Petroleum in Timor-Leste
Presentation by Santina Soares, La’o Hamutuk
21 October 2006
First of all, I would like to express my gratitude to the Oilwatch international secretariat in Ecuador who organized and invited me to participate in this important event.
Timor-Leste is a small island in Southeast Asia, between two big countries: Indonesia and Australia. Timor-Leste was colonized by Portugal for 450 years and then by Indonesia for 24 years.
During the Portuguese time, we lived under poverty, and most of our population was uneducated. During the Indonesian time, the Indonesian government provided schools and scholarships for many Timorese students, including myself, to study in Indonesia. However, the human rights violations continued, and we did not stop fighting.
For more than two decades, the people of Timor-Leste struggled to liberate ourselves from Indonesian occupation. We gained our independence in 2002, after a two-year, UN-led transition. This history has many complicated factors that I will not describe here.
I will just share with you that Timor-Leste has started to build our new nation. At this time, oil and gas are our main exports and our major revenue sources.
After struggling to gain our independence and liberate our people, we had to struggle to get our sovereignty from Australia. Australia is very interested in our natural resources. We have a long dispute with them about our maritime boundary in the Timor Sea. Australia doesn’t want to define the maritime boundary, but would rather talk about sharing revenue from undersea oil and gas.
In 2002, Australia and Timor-Leste signed the Timor Sea Treaty to exploit oil reserves in the Joint Development Area of the Timor Sea. We share the upstream revenues -- 90% for Timor-Leste and 10% for Australia. But in reality Australia gets more than that.
Since 2002 we have not kept quiet, and continue to struggle with Australia in the negotiating room and on the streets, organizing many demonstrations to demand the establishment of a fair maritime boundary. However, it has been difficult to get Australia to follow international law. Just two months before Timor-Leste became independent, Australia withdrew from maritime boundary dispute resolution processes of UNCLOS and the International Court of Justice, showing the legal weakness of their position. At the same time, Australia continues to pressure our government to negotiate about sharing revenues.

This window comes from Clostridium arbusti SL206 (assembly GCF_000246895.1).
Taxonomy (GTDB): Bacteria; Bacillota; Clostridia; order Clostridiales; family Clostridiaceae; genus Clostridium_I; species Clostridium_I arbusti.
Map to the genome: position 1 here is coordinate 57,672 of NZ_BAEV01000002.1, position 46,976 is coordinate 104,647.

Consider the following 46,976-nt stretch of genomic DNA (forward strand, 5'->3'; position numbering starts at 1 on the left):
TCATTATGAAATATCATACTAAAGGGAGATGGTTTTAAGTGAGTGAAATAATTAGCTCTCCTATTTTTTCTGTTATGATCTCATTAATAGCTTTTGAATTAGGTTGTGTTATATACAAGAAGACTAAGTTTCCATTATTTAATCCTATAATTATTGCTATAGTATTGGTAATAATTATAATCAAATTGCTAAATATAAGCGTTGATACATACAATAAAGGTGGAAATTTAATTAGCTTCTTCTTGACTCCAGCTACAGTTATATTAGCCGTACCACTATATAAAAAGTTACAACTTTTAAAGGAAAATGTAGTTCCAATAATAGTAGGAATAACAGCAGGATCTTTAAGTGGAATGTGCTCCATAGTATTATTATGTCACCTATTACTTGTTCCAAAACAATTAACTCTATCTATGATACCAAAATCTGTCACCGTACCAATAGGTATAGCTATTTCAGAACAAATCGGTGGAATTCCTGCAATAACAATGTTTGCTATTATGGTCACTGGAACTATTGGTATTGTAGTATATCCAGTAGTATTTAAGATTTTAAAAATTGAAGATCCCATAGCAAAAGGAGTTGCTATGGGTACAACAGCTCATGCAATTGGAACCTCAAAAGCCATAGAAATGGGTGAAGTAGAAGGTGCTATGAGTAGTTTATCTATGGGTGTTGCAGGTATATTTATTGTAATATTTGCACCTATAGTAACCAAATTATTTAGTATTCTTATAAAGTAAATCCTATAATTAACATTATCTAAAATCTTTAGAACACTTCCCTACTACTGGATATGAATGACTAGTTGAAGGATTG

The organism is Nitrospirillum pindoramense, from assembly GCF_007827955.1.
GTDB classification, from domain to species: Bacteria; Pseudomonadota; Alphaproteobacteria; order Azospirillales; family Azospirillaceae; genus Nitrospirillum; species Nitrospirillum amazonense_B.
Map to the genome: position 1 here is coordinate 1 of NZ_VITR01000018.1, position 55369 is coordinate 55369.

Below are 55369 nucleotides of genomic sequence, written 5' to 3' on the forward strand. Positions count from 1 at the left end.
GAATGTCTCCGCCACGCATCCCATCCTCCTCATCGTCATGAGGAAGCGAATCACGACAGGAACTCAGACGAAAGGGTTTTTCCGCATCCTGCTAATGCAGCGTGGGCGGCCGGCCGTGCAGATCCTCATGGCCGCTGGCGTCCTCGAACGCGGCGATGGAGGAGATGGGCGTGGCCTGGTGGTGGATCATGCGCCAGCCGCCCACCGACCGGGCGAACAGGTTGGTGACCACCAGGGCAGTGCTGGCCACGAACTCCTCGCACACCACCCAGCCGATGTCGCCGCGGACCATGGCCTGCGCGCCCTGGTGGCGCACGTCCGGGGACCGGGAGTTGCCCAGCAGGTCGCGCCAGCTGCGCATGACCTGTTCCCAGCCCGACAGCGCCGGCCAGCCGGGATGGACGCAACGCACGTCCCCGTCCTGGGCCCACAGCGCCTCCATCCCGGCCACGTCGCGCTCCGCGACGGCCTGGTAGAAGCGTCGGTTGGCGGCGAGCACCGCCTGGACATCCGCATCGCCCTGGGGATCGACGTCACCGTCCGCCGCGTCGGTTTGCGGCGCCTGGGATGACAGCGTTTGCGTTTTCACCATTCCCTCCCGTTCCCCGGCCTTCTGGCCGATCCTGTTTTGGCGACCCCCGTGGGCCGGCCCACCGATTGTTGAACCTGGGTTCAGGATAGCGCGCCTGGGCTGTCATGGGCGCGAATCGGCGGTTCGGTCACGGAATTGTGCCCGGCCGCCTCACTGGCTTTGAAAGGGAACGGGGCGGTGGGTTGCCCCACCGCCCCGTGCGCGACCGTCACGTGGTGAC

In January 2006, both governments signed the CMATS treaty, which divides upstream revenue from the largest undeveloped field 50% for Australia and 50% for Timor-Leste. Other contested areas are given to Australia. Is this fair? Of course not! These fields are in our territory, and this is our poverty!
We still ask Timor-Leste’s government and parliament not to ratify this treaty, but to send it back for renegotiation.
For the last seven months, we have very difficult conflicts in our country, all involving militarization. More than half of the residents of our capital city are living in refugee camps.
Women and children are the main victims of these conflicts. This reflects political, economical, judicial and security instability, and that most people live in poverty.
Women suffer by losing their homes, some lose their husbands, have miscarriages, or die because they cannot get to the hospital. Rape and sexual harassment are widespread.
Children lose their freedom, they cannot go to school, malnutrition is common. Life in the camps is very difficult.
As a civil society organization, we also press our government to manage oil and gas revenues properly, for the benefit of all our citizens, and to avoid the “Resource Curse.” There are mechanisms for Civil Society to play our role, but it is not easy to make them effective, so we have to build strong national and global networks.
So, as witnesses in this difficult situation we will not stay silent. We have to stand up and fight against international pressure, political instability and poverty.
The Timor-Leste Institute for Development Monitoring and Analysis (La’o Hamutuk)